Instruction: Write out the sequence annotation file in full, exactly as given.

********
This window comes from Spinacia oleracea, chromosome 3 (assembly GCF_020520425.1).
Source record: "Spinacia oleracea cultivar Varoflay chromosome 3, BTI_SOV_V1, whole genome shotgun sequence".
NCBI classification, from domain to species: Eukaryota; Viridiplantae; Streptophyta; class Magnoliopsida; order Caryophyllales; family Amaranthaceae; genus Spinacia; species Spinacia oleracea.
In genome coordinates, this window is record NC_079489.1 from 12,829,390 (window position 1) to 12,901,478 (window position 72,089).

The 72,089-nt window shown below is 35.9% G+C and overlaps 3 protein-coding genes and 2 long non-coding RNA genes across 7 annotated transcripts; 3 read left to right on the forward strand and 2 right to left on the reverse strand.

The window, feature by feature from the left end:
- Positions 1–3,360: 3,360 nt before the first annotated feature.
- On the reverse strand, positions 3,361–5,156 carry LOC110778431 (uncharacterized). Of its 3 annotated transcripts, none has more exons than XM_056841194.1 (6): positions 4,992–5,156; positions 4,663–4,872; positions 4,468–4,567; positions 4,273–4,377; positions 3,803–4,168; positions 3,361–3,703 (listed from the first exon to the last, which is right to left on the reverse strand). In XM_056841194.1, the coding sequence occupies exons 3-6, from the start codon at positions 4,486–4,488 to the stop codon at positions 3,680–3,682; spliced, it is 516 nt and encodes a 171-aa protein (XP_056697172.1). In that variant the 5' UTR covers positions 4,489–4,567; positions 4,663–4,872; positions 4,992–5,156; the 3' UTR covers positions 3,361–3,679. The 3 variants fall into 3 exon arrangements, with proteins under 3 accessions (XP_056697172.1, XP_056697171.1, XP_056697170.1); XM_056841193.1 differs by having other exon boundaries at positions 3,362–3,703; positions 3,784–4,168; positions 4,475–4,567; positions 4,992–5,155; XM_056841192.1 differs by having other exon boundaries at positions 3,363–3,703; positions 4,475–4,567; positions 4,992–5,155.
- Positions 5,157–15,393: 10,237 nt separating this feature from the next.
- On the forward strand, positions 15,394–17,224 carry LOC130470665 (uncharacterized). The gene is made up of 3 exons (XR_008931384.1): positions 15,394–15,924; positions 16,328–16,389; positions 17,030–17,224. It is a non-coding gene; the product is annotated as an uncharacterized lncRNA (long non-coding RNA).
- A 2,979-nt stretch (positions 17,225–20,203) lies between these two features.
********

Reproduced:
This window comes from Spinacia oleracea, chromosome 3 (assembly GCF_020520425.1).
Source record: "Spinacia oleracea cultivar Varoflay chromosome 3, BTI_SOV_V1, whole genome shotgun sequence".
NCBI classification, from domain to species: Eukaryota; Viridiplantae; Streptophyta; class Magnoliopsida; order Caryophyllales; family Amaranthaceae; genus Spinacia; species Spinacia oleracea.
In genome coordinates, this window is record NC_079489.1 from 12,829,390 (window position 1) to 12,901,478 (window position 72,089).

The 72,089-nt window shown below is 35.9% G+C and overlaps 3 protein-coding genes and 2 long non-coding RNA genes across 7 annotated transcripts; 3 read left to right on the forward strand and 2 right to left on the reverse strand.

The window, feature by feature from the left end:
- Positions 1–3,360: 3,360 nt before the first annotated feature.
- On the reverse strand, positions 3,361–5,156 carry LOC110778431 (uncharacterized). Of its 3 annotated transcripts, none has more exons than XM_056841194.1 (6): positions 4,992–5,156; positions 4,663–4,872; positions 4,468–4,567; positions 4,273–4,377; positions 3,803–4,168; positions 3,361–3,703 (listed from the first exon to the last, which is right to left on the reverse strand). In XM_056841194.1, the coding sequence occupies exons 3-6, from the start codon at positions 4,486–4,488 to the stop codon at positions 3,680–3,682; spliced, it is 516 nt and encodes a 171-aa protein (XP_056697172.1). In that variant the 5' UTR covers positions 4,489–4,567; positions 4,663–4,872; positions 4,992–5,156; the 3' UTR covers positions 3,361–3,679. The 3 variants fall into 3 exon arrangements, with proteins under 3 accessions (XP_056697172.1, XP_056697171.1, XP_056697170.1); XM_056841193.1 differs by having other exon boundaries at positions 3,362–3,703; positions 3,784–4,168; positions 4,475–4,567; positions 4,992–5,155; XM_056841192.1 differs by having other exon boundaries at positions 3,363–3,703; positions 4,475–4,567; positions 4,992–5,155.
- Positions 5,157–15,393: 10,237 nt separating this feature from the next.
- On the forward strand, positions 15,394–17,224 carry LOC130470665 (uncharacterized). The gene is made up of 3 exons (XR_008931384.1): positions 15,394–15,924; positions 16,328–16,389; positions 17,030–17,224. It is a non-coding gene; the product is annotated as an uncharacterized lncRNA (long non-coding RNA).
- A 2,979-nt stretch (positions 17,225–20,203) lies between these two features.